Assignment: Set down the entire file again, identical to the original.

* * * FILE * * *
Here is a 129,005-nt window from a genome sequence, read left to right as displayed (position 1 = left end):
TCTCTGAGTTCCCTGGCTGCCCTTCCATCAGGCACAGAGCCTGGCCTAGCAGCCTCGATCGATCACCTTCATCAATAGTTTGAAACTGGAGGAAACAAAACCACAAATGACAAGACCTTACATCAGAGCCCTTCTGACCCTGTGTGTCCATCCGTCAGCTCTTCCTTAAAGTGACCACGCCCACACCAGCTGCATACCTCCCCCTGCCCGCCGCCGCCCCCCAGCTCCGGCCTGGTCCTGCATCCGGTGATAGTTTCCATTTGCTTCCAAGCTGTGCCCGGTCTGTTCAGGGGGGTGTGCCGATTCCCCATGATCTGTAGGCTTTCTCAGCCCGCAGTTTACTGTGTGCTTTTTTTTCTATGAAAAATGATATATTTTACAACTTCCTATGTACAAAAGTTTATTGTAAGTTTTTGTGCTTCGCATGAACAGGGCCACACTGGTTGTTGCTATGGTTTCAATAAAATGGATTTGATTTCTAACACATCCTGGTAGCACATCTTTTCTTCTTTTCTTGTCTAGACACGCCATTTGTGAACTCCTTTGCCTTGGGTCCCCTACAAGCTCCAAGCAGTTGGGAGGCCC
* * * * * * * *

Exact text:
Here is a 129,005-nt window from a genome sequence, read left to right as displayed (position 1 = left end):
TCTCTGAGTTCCCTGGCTGCCCTTCCATCAGGCACAGAGCCTGGCCTAGCAGCCTCGATCGATCACCTTCATCAATAGTTTGAAACTGGAGGAAACAAAACCACAAATGACAAGACCTTACATCAGAGCCCTTCTGACCCTGTGTGTCCATCCGTCAGCTCTTCCTTAAAGTGACCACGCCCACACCAGCTGCATACCTCCCCCTGCCCGCCGCCGCCCCCCAGCTCCGGCCTGGTCCTGCATCCGGTGATAGTTTCCATTTGCTTCCAAGCTGTGCCCGGTCTGTTCAGGGGGGTGTGCCGATTCCCCATGATCTGTAGGCTTTCTCAGCCCGCAGTTTACTGTGTGCTTTTTTTTCTATGAAAAATGATATATTTTACAACTTCCTATGTACAAAAGTTTATTGTAAGTTTTTGTGCTTCGCATGAACAGGGCCACACTGGTTGTTGCTATGGTTTCAATAAAATGGATTTGATTTCTAACACATCCTGGTAGCACATCTTTTCTTCTTTTCTTGTCTAGACACGCCATTTGTGAACTCCTTTGCCTTGGGTCCCCTACAAGCTCCAAGCAGTTGGGAGGCCC